$$ \mathcal{D}\ (g\circ f)\ a = \mathcal{D}\ (g\circ f, a) = (\mathcal{D}\ (g, f(a))) \circ (\mathcal{D}(f,a)) = \mathcal{D}\ g\ (f\ a) \circ \mathcal{D}\ f\ a $$

(in this setting, $f\ a\ b$ and $f(a,b)$ are the same)

As seen here, we don’t achieve compositionality just by $\mathcal{D}\ g$ and $\mathcal{D}\ f$. We also need $f$ itself for $\mathcal{D}\ g\ (f\ a)$!

An efficient way of achieving compositionality here might be to change the behavior of $\mathcal{D}$ to not only return the linear map, but also the value of the function at position $x$:

$$ \mathcal{D}^+\ f\ a = (f\ a, \mathcal{D}\ f\ a) $$

From this, we can arrive at a concrete ML-like implementation:

$$ \mathcal{D}^+\ (g\circ f)\ a $$

$$ = ((g\circ f)\ a, \mathcal{D}\ (g\circ f)\ a) $$

$$ = (g\ (f\ a), \mathcal{D}\ g\ (f\ a)\circ\mathcal{D}\ f\ a) $$

$$ = \mathtt{let}\ h = f\ a\ \mathtt{in}\ (g\ h, \mathcal{D}\ g\ h\circ\mathcal{D}\ f\ a) $$

$$ = \mathtt{let}\ (h, f^\prime) = \mathcal{D}^+\ f\ a\ \mathtt{in}\ (g\ h, \mathcal{D}\ g\ h\circ f^\prime) $$

$$ = \mathtt{let}\ (h, f^\prime) = \mathcal{D}^+\ f\ a;\ (k, g^\prime) = \mathcal{D}^+\ g\ h\ \mathtt{in}\ (k, g^\prime\circ f^\prime) $$

Notice that no input value is used twice, so combining two linear maps yields again a linear map.


Similarily, suppose you have two functions $f:A\to C$ and $g:B\to D$ and compose them together in a parallel fashion:

$$ (f\times g)(a,b) = (f\ a, g\ b) $$

The derivative now shall happen in parallel as well:

$$ \mathcal{D}\ (f\times g)\ (a,b) = (\mathcal{D}\ f\ a)\times(\mathcal{D}\ g\ b) $$

And similarily as before, we can extract an implementation for it:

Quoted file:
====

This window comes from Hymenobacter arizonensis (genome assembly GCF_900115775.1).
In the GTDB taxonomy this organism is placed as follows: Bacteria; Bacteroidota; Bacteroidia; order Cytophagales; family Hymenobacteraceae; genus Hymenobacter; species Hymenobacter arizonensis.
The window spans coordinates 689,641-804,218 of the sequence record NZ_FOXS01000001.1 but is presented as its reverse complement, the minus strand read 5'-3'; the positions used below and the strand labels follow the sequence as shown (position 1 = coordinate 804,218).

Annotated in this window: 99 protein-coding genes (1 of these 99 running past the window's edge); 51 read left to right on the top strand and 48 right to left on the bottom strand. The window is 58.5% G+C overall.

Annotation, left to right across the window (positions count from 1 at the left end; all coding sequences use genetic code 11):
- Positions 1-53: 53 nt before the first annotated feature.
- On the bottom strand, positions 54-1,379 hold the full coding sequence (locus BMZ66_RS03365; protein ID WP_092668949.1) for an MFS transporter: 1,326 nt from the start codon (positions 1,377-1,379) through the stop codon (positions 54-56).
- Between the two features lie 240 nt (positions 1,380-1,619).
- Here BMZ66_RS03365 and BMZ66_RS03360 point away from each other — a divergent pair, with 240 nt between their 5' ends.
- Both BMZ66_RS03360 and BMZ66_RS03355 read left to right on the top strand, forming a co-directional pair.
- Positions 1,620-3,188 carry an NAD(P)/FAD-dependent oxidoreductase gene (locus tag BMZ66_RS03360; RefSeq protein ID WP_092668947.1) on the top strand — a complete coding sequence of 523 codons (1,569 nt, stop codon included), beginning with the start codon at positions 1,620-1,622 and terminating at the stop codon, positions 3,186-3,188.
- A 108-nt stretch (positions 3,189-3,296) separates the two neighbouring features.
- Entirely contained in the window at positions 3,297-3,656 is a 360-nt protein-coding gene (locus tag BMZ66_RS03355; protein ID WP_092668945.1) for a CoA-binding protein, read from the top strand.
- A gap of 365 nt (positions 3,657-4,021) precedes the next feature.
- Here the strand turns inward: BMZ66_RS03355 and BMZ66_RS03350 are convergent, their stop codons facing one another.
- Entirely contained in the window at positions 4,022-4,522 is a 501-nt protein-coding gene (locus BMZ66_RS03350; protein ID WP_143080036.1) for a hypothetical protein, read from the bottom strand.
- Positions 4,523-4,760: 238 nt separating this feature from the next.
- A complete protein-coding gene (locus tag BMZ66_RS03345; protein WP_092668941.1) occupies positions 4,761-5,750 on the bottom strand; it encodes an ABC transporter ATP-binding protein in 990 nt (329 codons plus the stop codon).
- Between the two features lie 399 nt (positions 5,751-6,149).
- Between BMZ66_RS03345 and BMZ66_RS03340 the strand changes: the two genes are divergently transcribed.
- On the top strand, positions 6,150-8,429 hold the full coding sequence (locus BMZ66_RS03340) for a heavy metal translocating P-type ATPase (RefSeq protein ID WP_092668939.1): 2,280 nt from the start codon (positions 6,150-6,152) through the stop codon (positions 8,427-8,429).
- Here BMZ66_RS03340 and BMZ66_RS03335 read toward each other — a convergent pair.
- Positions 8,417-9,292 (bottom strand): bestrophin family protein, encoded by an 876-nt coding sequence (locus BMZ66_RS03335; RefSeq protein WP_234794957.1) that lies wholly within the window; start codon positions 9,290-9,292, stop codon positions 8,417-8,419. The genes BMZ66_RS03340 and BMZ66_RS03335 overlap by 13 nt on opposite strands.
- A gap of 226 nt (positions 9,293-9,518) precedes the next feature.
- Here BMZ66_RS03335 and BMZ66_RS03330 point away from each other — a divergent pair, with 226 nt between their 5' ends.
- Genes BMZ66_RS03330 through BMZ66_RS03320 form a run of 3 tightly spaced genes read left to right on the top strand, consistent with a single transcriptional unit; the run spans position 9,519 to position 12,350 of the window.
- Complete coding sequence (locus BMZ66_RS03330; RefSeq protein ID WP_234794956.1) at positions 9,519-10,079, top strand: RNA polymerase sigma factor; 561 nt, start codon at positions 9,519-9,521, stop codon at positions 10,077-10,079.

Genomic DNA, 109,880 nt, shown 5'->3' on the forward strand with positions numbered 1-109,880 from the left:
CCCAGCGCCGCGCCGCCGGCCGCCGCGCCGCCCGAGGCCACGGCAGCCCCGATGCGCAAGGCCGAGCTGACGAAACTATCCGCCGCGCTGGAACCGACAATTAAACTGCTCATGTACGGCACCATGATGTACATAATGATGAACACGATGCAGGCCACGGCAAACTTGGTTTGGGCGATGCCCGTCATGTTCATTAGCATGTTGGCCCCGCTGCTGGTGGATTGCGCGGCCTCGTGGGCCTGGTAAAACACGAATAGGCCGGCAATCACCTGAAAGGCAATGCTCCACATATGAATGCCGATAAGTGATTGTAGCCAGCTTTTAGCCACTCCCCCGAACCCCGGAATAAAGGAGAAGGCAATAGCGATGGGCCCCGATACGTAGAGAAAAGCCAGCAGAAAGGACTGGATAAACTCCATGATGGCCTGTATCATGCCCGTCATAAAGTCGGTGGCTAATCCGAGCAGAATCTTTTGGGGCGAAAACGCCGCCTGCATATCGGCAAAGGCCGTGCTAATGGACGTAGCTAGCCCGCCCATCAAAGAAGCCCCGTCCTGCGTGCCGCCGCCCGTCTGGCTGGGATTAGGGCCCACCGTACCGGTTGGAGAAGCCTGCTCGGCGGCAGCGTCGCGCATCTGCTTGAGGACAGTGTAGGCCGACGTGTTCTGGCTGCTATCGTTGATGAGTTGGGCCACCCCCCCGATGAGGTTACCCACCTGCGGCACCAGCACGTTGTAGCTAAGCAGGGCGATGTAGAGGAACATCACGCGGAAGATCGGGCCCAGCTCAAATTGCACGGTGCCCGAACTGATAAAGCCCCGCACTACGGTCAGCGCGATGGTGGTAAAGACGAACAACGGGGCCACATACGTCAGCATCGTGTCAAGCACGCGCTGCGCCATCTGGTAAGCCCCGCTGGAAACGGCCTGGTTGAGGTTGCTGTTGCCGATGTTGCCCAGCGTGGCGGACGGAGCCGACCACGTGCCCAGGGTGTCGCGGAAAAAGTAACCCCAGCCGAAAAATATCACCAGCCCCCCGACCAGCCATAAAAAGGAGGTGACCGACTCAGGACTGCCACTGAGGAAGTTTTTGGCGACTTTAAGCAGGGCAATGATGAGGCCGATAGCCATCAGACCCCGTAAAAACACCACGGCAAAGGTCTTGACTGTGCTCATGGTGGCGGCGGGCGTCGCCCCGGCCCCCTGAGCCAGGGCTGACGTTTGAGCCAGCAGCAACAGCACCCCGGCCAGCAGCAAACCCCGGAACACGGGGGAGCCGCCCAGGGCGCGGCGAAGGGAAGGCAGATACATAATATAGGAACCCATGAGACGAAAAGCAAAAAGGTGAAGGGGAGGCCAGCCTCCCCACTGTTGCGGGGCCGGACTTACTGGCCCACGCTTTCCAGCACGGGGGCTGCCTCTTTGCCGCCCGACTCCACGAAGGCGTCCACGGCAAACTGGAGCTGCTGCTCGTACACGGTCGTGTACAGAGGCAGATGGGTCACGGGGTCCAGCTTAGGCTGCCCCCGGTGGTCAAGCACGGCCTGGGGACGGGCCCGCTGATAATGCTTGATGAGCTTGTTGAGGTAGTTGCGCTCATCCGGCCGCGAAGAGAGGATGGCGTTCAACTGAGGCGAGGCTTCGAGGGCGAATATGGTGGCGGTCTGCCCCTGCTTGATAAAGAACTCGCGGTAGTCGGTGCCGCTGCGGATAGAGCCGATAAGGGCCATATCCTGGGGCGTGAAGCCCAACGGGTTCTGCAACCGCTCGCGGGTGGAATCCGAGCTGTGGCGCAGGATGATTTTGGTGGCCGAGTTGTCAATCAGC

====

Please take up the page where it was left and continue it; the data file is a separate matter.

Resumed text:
$$ \mathcal{D}^+\ (f\times g)\ (a,b) $$

$$ = ((f\times g)(a,b), (\mathcal{D}\ (f\times g)\ (a,b))) $$

$$ = ((f\ a, g\ b), ((\mathcal{D}\ f\ a)\times (\mathcal{D}\ g\ b))) $$

$$ = \mathtt{let}\ (c,f^\prime) = (f\ a,\mathcal{D}\ f\ a); (d,g^\prime) = (g\ b,\mathcal{D}\ g\ b)\ \mathtt{in}\ ((c,d), f^\prime\times g^\prime) $$

$$ = \mathtt{let}\ (c,f^\prime) = \mathcal{D}^+\ f\ a; (d,g^\prime) = \mathcal{D}^+\ g\ b\ \mathtt{in}\ ((c,d), f^\prime\times g^\prime) $$

Derivatives of Linear Functions

Let $f : A\to B$ be linear. We’ve established the fact that derivatives are local linear approximations of $f$. An interesting but more or less obvious fact following from this is that linear functions are their own derivatives.

Consider $f(x) = x$. You almost surely know that the derivative is $f^\prime(x) = 1$. So, obviously, this is not the same as $f(x) = x$. However, recap from our the definition we multiply some infinitesimally small $\varepsilon$ with it:

$$ 0 = \lim_{\varepsilon\to \vec{0}}\frac{||f(x+\varepsilon)-(f(x)+\colorbox{yellow}{$\varepsilon f^\prime(x)$})||}{||\varepsilon||} $$

From “Linear Maps as Matrices” we know that we can write any linear function $f$ of some arbitrary form equivalently as $g(x)=M\cdot x$ for some suitable matrix $M$.

Now, reconsider $(f^\prime(x)) \cdot \varepsilon$, the intuition for a (higher dimensional) derivative is that it gives us the direction in which the function goes in a “morally correct” way. What is more, most times the derivative in such a setting is referred to as Jacobian matrix.

Going back to $f(x)=x$ and $f^\prime(x)=1$ we see that we do a $\varepsilon \cdot 1$ in the definition above. This is exactly the linear transformation $f(x)=x$ does to any input value!

Now take note that our derivative is basically $\mathcal{D}^+\ f\ a = (f\ a, \mathcal{D}\ f\ a) = (f\ a, \lambda x.(f^\prime\ a) \cdot x)$. So, for linear functions we have that $f = \mathcal{D}\ f\ a$.